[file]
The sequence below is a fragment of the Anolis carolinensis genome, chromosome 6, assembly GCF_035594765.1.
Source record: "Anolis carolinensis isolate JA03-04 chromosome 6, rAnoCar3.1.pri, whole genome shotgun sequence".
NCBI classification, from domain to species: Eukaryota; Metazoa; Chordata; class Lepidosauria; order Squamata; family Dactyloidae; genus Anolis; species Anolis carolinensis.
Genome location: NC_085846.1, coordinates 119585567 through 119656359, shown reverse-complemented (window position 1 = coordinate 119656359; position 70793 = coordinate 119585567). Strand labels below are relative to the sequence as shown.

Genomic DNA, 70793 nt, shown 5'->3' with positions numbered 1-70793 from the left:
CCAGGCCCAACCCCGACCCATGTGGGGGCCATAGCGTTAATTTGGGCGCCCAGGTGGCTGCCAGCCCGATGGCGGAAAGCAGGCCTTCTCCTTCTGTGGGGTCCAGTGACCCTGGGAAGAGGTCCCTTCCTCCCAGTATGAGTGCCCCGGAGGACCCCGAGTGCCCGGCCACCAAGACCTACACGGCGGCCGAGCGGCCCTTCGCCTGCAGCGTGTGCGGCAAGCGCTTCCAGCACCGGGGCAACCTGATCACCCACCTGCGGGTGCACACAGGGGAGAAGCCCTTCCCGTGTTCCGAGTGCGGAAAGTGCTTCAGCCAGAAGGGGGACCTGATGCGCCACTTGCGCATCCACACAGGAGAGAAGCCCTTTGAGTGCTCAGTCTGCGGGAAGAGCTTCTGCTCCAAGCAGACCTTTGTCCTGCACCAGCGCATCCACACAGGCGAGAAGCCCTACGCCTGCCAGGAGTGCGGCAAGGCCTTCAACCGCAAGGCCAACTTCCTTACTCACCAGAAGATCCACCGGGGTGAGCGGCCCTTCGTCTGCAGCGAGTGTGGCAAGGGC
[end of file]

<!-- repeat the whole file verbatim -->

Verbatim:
The sequence below is a fragment of the Anolis carolinensis genome, chromosome 6, assembly GCF_035594765.1.
Source record: "Anolis carolinensis isolate JA03-04 chromosome 6, rAnoCar3.1.pri, whole genome shotgun sequence".
NCBI classification, from domain to species: Eukaryota; Metazoa; Chordata; class Lepidosauria; order Squamata; family Dactyloidae; genus Anolis; species Anolis carolinensis.
Genome location: NC_085846.1, coordinates 119585567 through 119656359, shown reverse-complemented (window position 1 = coordinate 119656359; position 70793 = coordinate 119585567). Strand labels below are relative to the sequence as shown.

Genomic DNA, 70793 nt, shown 5'->3' with positions numbered 1-70793 from the left:
CCAGGCCCAACCCCGACCCATGTGGGGGCCATAGCGTTAATTTGGGCGCCCAGGTGGCTGCCAGCCCGATGGCGGAAAGCAGGCCTTCTCCTTCTGTGGGGTCCAGTGACCCTGGGAAGAGGTCCCTTCCTCCCAGTATGAGTGCCCCGGAGGACCCCGAGTGCCCGGCCACCAAGACCTACACGGCGGCCGAGCGGCCCTTCGCCTGCAGCGTGTGCGGCAAGCGCTTCCAGCACCGGGGCAACCTGATCACCCACCTGCGGGTGCACACAGGGGAGAAGCCCTTCCCGTGTTCCGAGTGCGGAAAGTGCTTCAGCCAGAAGGGGGACCTGATGCGCCACTTGCGCATCCACACAGGAGAGAAGCCCTTTGAGTGCTCAGTCTGCGGGAAGAGCTTCTGCTCCAAGCAGACCTTTGTCCTGCACCAGCGCATCCACACAGGCGAGAAGCCCTACGCCTGCCAGGAGTGCGGCAAGGCCTTCAACCGCAAGGCCAACTTCCTTACTCACCAGAAGATCCACCGGGGTGAGCGGCCCTTCGTCTGCAGCGAGTGTGGCAAGGGC